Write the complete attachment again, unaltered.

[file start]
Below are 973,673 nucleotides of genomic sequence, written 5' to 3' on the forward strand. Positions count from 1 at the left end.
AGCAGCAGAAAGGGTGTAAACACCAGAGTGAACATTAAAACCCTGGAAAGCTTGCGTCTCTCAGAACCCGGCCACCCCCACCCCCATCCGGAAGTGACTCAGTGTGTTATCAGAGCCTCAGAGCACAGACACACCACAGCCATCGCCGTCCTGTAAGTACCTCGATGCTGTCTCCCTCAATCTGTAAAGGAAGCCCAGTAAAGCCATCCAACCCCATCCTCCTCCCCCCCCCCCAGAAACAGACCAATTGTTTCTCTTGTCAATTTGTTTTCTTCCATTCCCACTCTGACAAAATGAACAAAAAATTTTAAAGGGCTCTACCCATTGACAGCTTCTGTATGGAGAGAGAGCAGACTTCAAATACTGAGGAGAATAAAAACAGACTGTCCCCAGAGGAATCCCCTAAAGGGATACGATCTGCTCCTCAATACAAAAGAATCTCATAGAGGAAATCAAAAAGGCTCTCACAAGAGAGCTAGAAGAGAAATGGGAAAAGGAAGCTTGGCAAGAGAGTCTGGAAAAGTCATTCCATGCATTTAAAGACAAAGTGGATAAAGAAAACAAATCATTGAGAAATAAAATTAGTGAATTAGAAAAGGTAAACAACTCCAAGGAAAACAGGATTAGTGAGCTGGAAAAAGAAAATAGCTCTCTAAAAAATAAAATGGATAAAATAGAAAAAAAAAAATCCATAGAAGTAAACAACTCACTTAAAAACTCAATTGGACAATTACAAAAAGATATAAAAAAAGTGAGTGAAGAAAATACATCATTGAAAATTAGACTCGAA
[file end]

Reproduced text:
Below are 973,673 nucleotides of genomic sequence, written 5' to 3' on the forward strand. Positions count from 1 at the left end.
AGCAGCAGAAAGGGTGTAAACACCAGAGTGAACATTAAAACCCTGGAAAGCTTGCGTCTCTCAGAACCCGGCCACCCCCACCCCCATCCGGAAGTGACTCAGTGTGTTATCAGAGCCTCAGAGCACAGACACACCACAGCCATCGCCGTCCTGTAAGTACCTCGATGCTGTCTCCCTCAATCTGTAAAGGAAGCCCAGTAAAGCCATCCAACCCCATCCTCCTCCCCCCCCCCCAGAAACAGACCAATTGTTTCTCTTGTCAATTTGTTTTCTTCCATTCCCACTCTGACAAAATGAACAAAAAATTTTAAAGGGCTCTACCCATTGACAGCTTCTGTATGGAGAGAGAGCAGACTTCAAATACTGAGGAGAATAAAAACAGACTGTCCCCAGAGGAATCCCCTAAAGGGATACGATCTGCTCCTCAATACAAAAGAATCTCATAGAGGAAATCAAAAAGGCTCTCACAAGAGAGCTAGAAGAGAAATGGGAAAAGGAAGCTTGGCAAGAGAGTCTGGAAAAGTCATTCCATGCATTTAAAGACAAAGTGGATAAAGAAAACAAATCATTGAGAAATAAAATTAGTGAATTAGAAAAGGTAAACAACTCCAAGGAAAACAGGATTAGTGAGCTGGAAAAAGAAAATAGCTCTCTAAAAAATAAAATGGATAAAATAGAAAAAAAAAAATCCATAGAAGTAAACAACTCACTTAAAAACTCAATTGGACAATTACAAAAAGATATAAAAAAAGTGAGTGAAGAAAATACATCATTGAAAATTAGACTCGAA